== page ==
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A history of center aging to determine what’s ahead for Alex Mack

Will maybe the best center in football beat Father Time?

NFL: Pro Bowl-NFC Practice Kirby Lee-USA TODAY Sports

Alex Mack is 32 this year. He’s played 149 career games at a very high level, and anyone who would bet against him doing so for several more years is taking a very serious risk with their money.

All that said, it’s a good time to start wondering what the future at center looks like for the Falcons, and how long it’ll include Mack. He’s the unquestioned starter in 2019 and a good bet for a sturdy, potent season as the anchor of the interior offensive line, but the final year of his current deal is 2020 and he’ll be entering free agency as a 34 year old. How do centers usually fare at that point?

The research out there is relatively slim, especially compared to the more robust aging curve information to be found about positions that are impactful for fantasy players, like wide receiver and quarterback. Still, it does exist, with this So Called Fantasy Experts post diving in to how centers usually age out. They found that center performance begins to dip in the age 32-33 season Alex Mack is entering and falls off dramatically in the age 33-34 year, the final year of Mack’s current contract.

Mack is far from an average center, but that aging curve will be on the team’s mind when they go to sign him for his next deal, even if he finishes his current one on a high note. The likelihood that the next contract Mack receives will be his last is extremely high, and the likelihood that the Falcons will still pay a pretty penny for what will amount to Mack’s decline years is also quite high. The problem with anticipating that decline is that we’ve barely seen it to this point, with Mack still playing at a high level and staying pretty healthy, which makes saying he’s going to suddenly crater both awfully tough and awfully irresponsible.

There are, of course, examples of Falcons who played at a high level at center past their age 33-34 season, both names who should be familiar to you. But who’s the golden example? It’s a player from the swirling mists of Falcons past.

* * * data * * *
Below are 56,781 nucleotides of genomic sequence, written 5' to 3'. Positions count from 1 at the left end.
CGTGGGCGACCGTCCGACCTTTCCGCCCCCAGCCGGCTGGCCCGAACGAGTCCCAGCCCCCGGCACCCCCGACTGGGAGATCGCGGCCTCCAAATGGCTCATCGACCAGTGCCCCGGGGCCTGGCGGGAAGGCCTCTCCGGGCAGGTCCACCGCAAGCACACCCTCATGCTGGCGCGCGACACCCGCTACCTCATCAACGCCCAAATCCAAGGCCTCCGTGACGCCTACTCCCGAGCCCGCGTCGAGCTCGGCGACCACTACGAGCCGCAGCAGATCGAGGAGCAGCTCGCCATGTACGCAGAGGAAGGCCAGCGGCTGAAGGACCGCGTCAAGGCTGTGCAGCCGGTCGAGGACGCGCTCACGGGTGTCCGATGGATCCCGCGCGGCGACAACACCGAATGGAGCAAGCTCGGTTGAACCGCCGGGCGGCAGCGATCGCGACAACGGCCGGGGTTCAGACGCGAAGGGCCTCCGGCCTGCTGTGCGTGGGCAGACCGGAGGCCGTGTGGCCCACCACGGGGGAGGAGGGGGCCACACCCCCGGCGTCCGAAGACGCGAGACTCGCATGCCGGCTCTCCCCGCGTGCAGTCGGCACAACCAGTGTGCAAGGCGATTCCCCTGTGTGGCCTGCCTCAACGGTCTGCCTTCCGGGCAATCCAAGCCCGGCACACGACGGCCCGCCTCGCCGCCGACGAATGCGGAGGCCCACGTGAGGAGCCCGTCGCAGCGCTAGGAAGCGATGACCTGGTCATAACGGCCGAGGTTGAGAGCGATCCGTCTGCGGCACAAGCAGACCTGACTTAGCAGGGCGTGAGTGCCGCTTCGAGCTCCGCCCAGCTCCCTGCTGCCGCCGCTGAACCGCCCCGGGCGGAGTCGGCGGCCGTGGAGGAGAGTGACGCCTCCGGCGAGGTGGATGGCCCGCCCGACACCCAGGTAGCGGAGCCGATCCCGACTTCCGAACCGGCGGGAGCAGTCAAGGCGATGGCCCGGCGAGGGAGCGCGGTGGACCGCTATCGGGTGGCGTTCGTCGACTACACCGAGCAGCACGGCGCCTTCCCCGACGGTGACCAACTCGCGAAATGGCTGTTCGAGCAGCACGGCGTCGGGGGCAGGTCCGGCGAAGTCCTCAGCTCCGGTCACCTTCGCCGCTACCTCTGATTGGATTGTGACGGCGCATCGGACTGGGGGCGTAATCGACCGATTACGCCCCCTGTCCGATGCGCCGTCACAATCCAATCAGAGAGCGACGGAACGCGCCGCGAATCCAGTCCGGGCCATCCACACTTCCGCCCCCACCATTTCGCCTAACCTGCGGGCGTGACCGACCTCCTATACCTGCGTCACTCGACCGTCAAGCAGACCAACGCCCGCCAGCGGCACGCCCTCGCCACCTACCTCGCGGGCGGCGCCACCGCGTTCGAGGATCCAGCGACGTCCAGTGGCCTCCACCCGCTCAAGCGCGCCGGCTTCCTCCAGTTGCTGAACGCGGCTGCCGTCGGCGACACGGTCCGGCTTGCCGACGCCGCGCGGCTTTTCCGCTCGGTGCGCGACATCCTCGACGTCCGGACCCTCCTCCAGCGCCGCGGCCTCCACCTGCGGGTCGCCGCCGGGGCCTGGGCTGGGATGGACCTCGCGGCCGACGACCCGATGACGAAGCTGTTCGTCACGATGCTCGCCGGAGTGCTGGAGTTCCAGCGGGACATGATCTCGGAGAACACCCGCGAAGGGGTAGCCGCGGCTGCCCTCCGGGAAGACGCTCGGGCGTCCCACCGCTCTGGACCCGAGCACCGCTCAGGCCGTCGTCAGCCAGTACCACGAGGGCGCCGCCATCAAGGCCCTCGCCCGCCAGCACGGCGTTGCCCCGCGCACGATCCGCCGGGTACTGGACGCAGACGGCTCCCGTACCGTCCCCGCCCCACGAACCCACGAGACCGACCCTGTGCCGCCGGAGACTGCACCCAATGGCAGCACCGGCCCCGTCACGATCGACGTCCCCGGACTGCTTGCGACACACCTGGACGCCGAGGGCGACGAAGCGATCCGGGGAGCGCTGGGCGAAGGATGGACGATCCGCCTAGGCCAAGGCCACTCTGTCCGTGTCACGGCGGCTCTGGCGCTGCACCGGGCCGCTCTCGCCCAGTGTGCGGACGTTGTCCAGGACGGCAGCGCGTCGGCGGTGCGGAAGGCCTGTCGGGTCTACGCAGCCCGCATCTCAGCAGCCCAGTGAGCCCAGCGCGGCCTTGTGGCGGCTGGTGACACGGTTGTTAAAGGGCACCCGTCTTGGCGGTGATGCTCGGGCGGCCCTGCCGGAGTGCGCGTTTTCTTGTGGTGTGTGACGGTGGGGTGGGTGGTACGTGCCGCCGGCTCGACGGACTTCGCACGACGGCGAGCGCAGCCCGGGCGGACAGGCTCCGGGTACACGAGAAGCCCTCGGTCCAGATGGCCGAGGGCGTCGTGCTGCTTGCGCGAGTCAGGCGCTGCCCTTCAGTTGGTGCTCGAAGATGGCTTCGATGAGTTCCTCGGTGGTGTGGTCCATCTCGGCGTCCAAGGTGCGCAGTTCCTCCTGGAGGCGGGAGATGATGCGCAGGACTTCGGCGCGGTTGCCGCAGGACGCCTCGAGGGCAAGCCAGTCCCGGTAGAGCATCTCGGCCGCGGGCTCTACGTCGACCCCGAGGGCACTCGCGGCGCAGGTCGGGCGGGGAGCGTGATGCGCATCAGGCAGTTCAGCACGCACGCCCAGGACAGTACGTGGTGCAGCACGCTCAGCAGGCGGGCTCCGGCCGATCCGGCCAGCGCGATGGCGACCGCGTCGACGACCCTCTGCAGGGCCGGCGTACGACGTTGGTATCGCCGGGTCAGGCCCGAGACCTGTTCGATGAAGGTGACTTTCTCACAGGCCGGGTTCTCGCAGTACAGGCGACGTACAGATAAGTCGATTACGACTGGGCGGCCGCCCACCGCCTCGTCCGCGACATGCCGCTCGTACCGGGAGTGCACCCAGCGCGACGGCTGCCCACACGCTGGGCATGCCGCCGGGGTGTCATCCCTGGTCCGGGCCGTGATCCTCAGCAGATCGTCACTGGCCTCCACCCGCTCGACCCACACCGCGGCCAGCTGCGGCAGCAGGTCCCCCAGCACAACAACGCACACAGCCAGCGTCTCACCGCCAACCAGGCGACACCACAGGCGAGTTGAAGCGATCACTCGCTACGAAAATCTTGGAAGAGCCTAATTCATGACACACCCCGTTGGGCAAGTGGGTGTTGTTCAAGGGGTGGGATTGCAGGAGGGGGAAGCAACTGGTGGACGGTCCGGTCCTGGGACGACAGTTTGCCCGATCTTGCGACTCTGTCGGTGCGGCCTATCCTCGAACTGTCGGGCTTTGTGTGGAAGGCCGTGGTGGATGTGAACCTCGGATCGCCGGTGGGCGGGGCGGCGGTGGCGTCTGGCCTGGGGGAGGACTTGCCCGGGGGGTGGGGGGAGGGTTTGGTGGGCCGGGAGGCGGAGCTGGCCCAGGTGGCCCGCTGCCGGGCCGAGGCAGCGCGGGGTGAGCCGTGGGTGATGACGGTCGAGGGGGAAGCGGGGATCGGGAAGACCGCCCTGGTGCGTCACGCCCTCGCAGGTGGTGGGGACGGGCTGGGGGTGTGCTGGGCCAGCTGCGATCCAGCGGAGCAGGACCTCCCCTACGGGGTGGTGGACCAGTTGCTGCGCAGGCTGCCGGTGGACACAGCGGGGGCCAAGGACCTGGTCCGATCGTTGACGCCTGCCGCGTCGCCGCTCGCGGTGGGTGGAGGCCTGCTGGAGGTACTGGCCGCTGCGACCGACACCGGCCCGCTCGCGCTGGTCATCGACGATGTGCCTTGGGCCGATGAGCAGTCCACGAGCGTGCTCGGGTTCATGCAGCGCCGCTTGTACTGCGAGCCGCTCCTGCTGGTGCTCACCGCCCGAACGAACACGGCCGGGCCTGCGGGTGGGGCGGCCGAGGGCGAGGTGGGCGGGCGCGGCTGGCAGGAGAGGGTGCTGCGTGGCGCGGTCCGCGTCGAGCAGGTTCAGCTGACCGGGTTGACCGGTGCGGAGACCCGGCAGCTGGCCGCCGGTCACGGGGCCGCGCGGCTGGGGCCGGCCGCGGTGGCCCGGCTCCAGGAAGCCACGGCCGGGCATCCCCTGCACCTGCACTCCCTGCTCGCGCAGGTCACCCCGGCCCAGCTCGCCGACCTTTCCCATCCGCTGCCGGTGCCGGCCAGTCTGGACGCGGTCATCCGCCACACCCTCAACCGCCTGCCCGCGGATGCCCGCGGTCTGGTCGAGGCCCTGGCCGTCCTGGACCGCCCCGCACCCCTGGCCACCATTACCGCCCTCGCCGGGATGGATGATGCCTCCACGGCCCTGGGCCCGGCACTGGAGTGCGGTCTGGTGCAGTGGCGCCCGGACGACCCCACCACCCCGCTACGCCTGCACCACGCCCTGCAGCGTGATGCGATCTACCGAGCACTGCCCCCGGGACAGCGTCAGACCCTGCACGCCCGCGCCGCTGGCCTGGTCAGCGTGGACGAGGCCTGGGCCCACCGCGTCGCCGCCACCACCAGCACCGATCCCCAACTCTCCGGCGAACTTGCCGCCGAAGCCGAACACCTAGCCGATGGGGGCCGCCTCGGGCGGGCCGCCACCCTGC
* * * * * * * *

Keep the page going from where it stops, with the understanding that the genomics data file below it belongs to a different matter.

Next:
Jeff Van Note

Van Note is a criminally underrated player and the finest center in team history. He started 226 games at center for the Falcons and was a starter through his age 39 season, suiting up for one final non-starting year in his age-40 season. Van Note was an above average center at worst from 35-39 and only twice in his career missed games with injury, making his one of the more remarkable careers in team history. He is the only pure center in NFL history to play at 40 or older, and obviously if Mack followed in his footsteps he’d have a strong chance of making the Hall of Fame, where Van Note should already be enshrined.

If you’re looking for a more recent example you could go with Todd McClure, a very fine center in his own right who likely could’ve kept playing at a reasonably high level after being cut by the Falcons but chose to retire instead. He was 35 in 2012 and started all 16 games and playoff games as well, and there was arguably no real dropoff for him in that final season. We don’t know how much longer he would’ve continued to do so, but chances are it would’ve been at least another year or two before he hit the wall given how he fared.

There’s no question that the Falcons would be ecstatic if Mack followed a similar career arc, as difficult as that is to predict with any confidence. He’ll be 34 years old after his deal winds up and his next deal should be a little more cap-palatable than this one, but getting another five years of good-to-great play from one of the better centers in the NFL would help the Falcons maintain an effective offensive line for the waning years of Matt Ryan’s career.

The alternative, of course, is finding a different center entirely, with only undrafted rookie Chandler Miller and I-guess-he’s-the-backup Wes Schweitzer currently hanging around on the roster. It would not be shocking for the Falcons to draft a long-term option in 2020 and see how Mack’s final year plays out before deciding to move ahead, but I’d be thrilled if he could become the third center in team history to play at a high level beyond that dreaded 33-34 season.